Re: 50mm 1.4 vs 50mm 1.8

Discussion in 'Digital Photography' started by Bob Williams, Jan 13, 2009.

  1. Bob Williams

    Bob Williams Guest

    measekite wrote:
    > Other than some additional speed what does the faster of these lenses
    > (either Canon or Nikon) give you other than 3 times the price?
    >
    > Is the image quality any better?
    > If, so is it so substantially better as to jusify the price?


    At any aperture larger than f=5.6, I don't think you will see ANY
    difference. At f=1.8 you may see a slight difference.
    It is a lot harder to grind a BIG piece of glass so that the resolution
    is acceptable at f 1.4, than it is to grind a smaller piece of glass to
    give the same resolution at f 1.8. That's what you are paying for.
    I never could understand why people with DSLRs would pay such a premium
    for such a slight increase in light gathering power.
    After all, if you need more sensitivity most quality DSLRs will let you
    shoot at ISO 1600 or more.
    See what a user of a Nikon 1.4 and 1.8 has to say on the subject.
    > http://www.amazon.com/review/R1YRAW0K3WMUDB/ref=cm_cr_pr_viewpnt#R1YRAW0K3WMUDB


    Bob Williams
     
    Bob Williams, Jan 13, 2009
    #1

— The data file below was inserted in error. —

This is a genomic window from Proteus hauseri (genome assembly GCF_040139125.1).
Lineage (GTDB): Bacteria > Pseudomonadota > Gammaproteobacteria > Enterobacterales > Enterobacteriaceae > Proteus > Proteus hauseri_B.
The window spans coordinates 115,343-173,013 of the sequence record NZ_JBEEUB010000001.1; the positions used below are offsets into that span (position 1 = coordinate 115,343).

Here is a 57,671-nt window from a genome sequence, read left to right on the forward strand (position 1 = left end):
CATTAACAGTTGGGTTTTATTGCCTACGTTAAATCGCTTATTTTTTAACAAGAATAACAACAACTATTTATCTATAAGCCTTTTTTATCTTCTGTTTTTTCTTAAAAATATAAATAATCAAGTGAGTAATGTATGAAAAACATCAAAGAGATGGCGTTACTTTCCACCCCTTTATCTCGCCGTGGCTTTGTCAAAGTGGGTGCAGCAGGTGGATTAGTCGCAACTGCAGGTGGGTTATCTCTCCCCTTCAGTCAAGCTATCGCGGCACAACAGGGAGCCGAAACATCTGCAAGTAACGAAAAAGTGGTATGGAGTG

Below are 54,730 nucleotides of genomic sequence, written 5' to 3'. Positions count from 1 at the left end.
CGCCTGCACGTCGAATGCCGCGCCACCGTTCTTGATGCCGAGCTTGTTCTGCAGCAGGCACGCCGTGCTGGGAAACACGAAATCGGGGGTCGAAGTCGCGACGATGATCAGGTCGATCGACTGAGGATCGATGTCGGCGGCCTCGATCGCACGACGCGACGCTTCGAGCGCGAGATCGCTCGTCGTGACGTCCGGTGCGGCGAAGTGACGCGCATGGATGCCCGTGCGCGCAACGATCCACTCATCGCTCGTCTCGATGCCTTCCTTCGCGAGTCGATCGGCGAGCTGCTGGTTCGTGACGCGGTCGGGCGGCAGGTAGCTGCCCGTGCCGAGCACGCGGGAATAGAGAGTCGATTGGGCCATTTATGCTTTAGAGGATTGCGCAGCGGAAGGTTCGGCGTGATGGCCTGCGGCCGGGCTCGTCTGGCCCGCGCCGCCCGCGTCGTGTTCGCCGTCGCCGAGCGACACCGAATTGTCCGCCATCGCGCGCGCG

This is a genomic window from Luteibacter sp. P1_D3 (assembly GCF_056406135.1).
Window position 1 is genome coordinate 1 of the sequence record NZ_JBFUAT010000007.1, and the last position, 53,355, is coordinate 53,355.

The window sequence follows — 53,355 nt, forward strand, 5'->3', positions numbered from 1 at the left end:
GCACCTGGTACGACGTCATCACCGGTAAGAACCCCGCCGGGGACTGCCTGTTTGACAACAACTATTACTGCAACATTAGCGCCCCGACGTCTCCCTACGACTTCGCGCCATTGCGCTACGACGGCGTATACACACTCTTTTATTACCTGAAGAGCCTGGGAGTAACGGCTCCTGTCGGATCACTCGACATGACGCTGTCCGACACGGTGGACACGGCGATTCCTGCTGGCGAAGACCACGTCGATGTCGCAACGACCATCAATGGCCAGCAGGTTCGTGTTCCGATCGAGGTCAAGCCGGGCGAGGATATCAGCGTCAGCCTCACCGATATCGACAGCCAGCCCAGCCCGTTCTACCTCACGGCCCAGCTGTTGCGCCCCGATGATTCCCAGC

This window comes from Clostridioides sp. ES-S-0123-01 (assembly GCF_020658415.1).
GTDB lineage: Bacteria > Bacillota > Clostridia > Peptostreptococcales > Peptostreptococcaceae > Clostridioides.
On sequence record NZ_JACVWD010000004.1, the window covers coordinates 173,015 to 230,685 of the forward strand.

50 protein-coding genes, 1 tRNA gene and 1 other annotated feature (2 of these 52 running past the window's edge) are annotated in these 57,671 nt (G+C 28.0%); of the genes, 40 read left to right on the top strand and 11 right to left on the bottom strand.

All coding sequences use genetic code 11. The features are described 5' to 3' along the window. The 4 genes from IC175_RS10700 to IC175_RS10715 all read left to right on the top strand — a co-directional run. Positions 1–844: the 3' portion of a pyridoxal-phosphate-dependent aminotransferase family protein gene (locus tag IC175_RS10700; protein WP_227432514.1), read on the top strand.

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  2. "Bob Williams" <> wrote in message news:JaXal.44654$...
    > measekite wrote:
    >> Other than some additional speed what does the faster of these lenses
    >> (either Canon or Nikon) give you other than 3 times the price?
    >>
    >> Is the image quality any better?
    >> If, so is it so substantially better as to jusify the price?


    > At any aperture larger than f=5.6, I don't think you will see ANY difference. At f=1.8 you may see a slight difference.
    > It is a lot harder to grind a BIG piece of glass so that the resolution is acceptable at f 1.4, than it is to grind a smaller
    > piece of glass to give the same resolution at f 1.8. That's what you are paying for.
    > I never could understand why people with DSLRs would pay such a premium for such a slight increase in light gathering power.
    > After all, if you need more sensitivity most quality DSLRs will let you shoot at ISO 1600 or more.
    > See what a user of a Nikon 1.4 and 1.8 has to say on the subject.
    >> http://www.amazon.com/review/R1YRAW0K3WMUDB/ref=cm_cr_pr_viewpnt#R1YRAW0K3WMUDB

    >
    > Bob Williams


    And also read the follow-up comments! I, too, think the original
    poster had a bad sample of the 50mm f1.4 Nikkor. Having had
    several, it is basically sharp short the far corners (with FF) at f1.4,
    but with a *slightly* reduced overall contrast. By f2, most of the
    full frame is quite sharp and contrasty (and better than the f1.8
    at f2, FF), short the far corners (again, for FF...), which are not
    bad even wide open. LENS SAMPLES VARY! The two lenses
    are close, even at the widest stops, and the f1.8 is cheaper, not
    much slower, and it has essentially no linear distortion, making
    the 50mm f1.8 Nikkor a bargain lens. You may find my listings
    for these lenses, at www.donferrario.com/ruether/slemn.html,
    interesting...
    --DR
     
    David Ruether, Jan 13, 2009
    #2
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